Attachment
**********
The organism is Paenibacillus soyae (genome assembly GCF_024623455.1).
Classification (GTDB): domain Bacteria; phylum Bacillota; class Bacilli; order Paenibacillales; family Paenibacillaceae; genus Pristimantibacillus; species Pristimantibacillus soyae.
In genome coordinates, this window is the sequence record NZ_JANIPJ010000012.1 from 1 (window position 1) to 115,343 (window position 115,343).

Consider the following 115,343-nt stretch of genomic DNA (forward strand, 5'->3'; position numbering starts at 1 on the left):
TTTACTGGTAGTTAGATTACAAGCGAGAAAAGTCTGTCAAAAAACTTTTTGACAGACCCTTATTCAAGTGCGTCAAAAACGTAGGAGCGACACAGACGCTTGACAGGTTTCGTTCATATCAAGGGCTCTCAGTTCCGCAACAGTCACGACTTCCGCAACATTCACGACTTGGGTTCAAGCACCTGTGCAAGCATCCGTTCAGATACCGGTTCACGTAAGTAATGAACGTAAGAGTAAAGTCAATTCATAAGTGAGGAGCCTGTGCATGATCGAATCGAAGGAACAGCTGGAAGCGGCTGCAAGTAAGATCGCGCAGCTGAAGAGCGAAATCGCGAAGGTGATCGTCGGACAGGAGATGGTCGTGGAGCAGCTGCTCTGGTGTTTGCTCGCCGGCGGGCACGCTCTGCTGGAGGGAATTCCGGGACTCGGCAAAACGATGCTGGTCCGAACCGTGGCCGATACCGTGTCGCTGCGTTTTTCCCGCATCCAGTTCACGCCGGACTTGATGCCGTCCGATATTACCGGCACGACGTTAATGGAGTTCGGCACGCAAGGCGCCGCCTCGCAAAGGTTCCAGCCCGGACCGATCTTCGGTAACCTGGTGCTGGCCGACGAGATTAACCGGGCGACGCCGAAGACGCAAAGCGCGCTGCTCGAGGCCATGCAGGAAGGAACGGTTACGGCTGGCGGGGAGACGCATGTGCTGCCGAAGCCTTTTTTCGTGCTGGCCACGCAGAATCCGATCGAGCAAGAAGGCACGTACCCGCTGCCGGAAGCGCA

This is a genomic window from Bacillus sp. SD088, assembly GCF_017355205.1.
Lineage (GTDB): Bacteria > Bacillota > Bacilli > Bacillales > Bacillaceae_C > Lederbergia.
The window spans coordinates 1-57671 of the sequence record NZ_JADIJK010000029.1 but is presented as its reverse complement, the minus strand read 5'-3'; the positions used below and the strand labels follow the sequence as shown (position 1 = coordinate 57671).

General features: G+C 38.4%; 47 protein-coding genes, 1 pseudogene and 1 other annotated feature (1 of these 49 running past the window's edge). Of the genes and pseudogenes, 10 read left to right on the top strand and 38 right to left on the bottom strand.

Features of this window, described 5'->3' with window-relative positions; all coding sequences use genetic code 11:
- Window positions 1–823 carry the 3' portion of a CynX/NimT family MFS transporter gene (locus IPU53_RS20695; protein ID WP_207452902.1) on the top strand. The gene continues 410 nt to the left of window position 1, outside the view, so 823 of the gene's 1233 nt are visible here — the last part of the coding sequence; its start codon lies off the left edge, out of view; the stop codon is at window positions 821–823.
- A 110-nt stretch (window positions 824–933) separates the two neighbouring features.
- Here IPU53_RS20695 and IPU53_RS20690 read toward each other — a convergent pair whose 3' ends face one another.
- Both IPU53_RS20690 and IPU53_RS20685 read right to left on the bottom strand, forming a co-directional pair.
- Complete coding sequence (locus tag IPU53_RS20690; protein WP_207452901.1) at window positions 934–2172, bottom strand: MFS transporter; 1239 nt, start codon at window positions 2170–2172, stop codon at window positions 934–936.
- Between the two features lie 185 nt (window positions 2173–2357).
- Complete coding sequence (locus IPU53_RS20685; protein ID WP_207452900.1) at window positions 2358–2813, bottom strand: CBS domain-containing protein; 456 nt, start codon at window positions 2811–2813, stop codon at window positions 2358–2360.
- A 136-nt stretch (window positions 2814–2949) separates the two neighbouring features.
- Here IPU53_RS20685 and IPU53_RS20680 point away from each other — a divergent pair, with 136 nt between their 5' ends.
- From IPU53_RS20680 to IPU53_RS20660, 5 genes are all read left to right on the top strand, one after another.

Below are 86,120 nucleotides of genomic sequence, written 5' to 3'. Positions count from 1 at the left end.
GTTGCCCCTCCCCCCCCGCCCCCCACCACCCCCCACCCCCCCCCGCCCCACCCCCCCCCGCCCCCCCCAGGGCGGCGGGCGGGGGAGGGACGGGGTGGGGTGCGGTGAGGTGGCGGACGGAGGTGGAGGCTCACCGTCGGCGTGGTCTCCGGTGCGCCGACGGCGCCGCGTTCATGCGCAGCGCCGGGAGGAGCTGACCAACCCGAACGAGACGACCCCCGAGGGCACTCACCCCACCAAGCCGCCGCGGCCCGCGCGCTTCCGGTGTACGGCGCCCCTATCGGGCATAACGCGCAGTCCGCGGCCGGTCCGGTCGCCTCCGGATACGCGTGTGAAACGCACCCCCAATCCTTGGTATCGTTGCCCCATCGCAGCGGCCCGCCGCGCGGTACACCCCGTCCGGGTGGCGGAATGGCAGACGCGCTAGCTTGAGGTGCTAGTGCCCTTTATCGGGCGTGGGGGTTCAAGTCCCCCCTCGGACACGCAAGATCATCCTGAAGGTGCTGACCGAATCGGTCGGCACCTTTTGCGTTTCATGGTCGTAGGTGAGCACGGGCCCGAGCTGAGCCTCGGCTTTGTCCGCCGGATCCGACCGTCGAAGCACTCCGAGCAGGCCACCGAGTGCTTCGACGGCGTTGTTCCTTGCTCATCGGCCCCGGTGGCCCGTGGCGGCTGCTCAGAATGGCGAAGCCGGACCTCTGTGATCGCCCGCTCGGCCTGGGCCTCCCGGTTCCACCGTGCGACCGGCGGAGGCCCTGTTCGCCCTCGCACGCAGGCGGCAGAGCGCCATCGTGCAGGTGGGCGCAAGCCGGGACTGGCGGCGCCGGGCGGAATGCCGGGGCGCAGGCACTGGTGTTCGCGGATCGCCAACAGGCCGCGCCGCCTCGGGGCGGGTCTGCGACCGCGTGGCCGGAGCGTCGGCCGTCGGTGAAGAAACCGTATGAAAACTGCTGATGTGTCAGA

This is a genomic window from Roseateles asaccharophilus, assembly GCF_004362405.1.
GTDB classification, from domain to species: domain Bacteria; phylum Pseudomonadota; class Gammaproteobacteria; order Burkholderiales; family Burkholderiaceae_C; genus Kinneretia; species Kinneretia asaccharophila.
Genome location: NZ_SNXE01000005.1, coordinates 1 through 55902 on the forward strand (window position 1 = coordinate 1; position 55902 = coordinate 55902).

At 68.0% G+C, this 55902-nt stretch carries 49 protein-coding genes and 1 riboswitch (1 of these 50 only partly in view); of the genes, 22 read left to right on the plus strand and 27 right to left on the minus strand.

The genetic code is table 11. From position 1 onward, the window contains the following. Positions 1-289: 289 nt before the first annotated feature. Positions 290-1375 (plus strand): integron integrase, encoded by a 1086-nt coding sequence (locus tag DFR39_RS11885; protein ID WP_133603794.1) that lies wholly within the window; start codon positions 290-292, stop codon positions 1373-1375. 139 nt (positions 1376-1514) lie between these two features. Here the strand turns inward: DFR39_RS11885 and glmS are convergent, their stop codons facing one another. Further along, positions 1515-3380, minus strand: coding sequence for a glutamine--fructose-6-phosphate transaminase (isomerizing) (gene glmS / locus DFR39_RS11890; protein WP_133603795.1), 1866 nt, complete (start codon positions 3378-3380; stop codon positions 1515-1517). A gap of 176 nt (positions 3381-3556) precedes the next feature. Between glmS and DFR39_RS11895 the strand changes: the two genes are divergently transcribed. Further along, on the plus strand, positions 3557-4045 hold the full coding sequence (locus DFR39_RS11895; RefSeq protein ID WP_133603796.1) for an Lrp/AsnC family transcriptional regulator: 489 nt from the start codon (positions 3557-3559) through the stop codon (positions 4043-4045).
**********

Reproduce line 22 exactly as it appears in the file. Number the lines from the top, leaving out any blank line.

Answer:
GTTGCCCCTCCCCCCCCGCCCCCCACCACCCCCCACCCCCCCCCGCCCCACCCCCCCCCGCCCCCCCCAGGGCGGCGGGCGGGGGAGGGACGGGGTGGGGTGCGGTGAGGTGGCGGACGGAGGTGGAGGCTCACCGTCGGCGTGGTCTCCGGTGCGCCGACGGCGCCGCGTTCATGCGCAGCGCCGGGAGGAGCTGACCAACCCGAACGAGACGACCCCCGAGGGCACTCACCCCACCAAGCCGCCGCGGCCCGCGCGCTTCCGGTGTACGGCGCCCCTATCGGGCATAACGCGCAGTCCGCGGCCGGTCCGGTCGCCTCCGGATACGCGTGTGAAACGCACCCCCAATCCTTGGTATCGTTGCCCCATCGCAGCGGCCCGCCGCGCGGTACACCCCGTCCGGGTGGCGGAATGGCAGACGCGCTAGCTTGAGGTGCTAGTGCCCTTTATCGGGCGTGGGGGTTCAAGTCCCCCCTCGGACACGCAAGATCATCCTGAAGGTGCTGACCGAATCGGTCGGCACCTTTTGCGTTTCATGGTCGTAGGTGAGCACGGGCCCGAGCTGAGCCTCGGCTTTGTCCGCCGGATCCGACCGTCGAAGCACTCCGAGCAGGCCACCGAGTGCTTCGACGGCGTTGTTCCTTGCTCATCGGCCCCGGTGGCCCGTGGCGGCTGCTCAGAATGGCGAAGCCGGACCTCTGTGATCGCCCGCTCGGCCTGGGCCTCCCGGTTCCACCGTGCGACCGGCGGAGGCCCTGTTCGCCCTCGCACGCAGGCGGCAGAGCGCCATCGTGCAGGTGGGCGCAAGCCGGGACTGGCGGCGCCGGGCGGAATGCCGGGGCGCAGGCACTGGTGTTCGCGGATCGCCAACAGGCCGCGCCGCCTCGGGGCGGGTCTGCGACCGCGTGGCCGGAGCGTCGGCCGTCGGTGAAGAAACCGTATGAAAACTGCTGATGTGTCAGA